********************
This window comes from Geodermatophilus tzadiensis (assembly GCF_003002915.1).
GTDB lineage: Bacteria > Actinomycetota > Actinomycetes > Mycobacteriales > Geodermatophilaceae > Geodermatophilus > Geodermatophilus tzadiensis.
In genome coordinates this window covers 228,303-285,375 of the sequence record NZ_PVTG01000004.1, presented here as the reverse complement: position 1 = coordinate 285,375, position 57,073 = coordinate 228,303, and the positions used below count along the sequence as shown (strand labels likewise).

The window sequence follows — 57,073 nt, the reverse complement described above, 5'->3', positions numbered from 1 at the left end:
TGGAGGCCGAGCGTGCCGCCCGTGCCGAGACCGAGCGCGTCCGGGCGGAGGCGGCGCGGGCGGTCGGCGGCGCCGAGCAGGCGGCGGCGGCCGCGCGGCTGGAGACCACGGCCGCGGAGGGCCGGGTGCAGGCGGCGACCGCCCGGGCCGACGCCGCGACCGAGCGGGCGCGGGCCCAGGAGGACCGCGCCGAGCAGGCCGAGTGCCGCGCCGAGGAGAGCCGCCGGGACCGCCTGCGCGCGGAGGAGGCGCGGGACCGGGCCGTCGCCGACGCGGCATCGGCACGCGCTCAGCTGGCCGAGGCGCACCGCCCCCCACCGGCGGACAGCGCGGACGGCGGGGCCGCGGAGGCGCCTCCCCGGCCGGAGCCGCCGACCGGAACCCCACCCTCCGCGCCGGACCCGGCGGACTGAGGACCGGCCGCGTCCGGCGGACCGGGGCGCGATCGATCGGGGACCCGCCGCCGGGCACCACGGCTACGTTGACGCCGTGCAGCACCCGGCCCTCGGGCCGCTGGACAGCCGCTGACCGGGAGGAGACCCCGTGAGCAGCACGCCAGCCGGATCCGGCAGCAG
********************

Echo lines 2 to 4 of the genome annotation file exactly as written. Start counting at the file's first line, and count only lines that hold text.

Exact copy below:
GTDB lineage: Bacteria > Actinomycetota > Actinomycetes > Mycobacteriales > Geodermatophilaceae > Geodermatophilus > Geodermatophilus tzadiensis.
In genome coordinates this window covers 228,303-285,375 of the sequence record NZ_PVTG01000004.1, presented here as the reverse complement: position 1 = coordinate 285,375, position 57,073 = coordinate 228,303, and the positions used below count along the sequence as shown (strand labels likewise).

The window sequence follows — 57,073 nt, the reverse complement described above, 5'->3', positions numbered from 1 at the left end: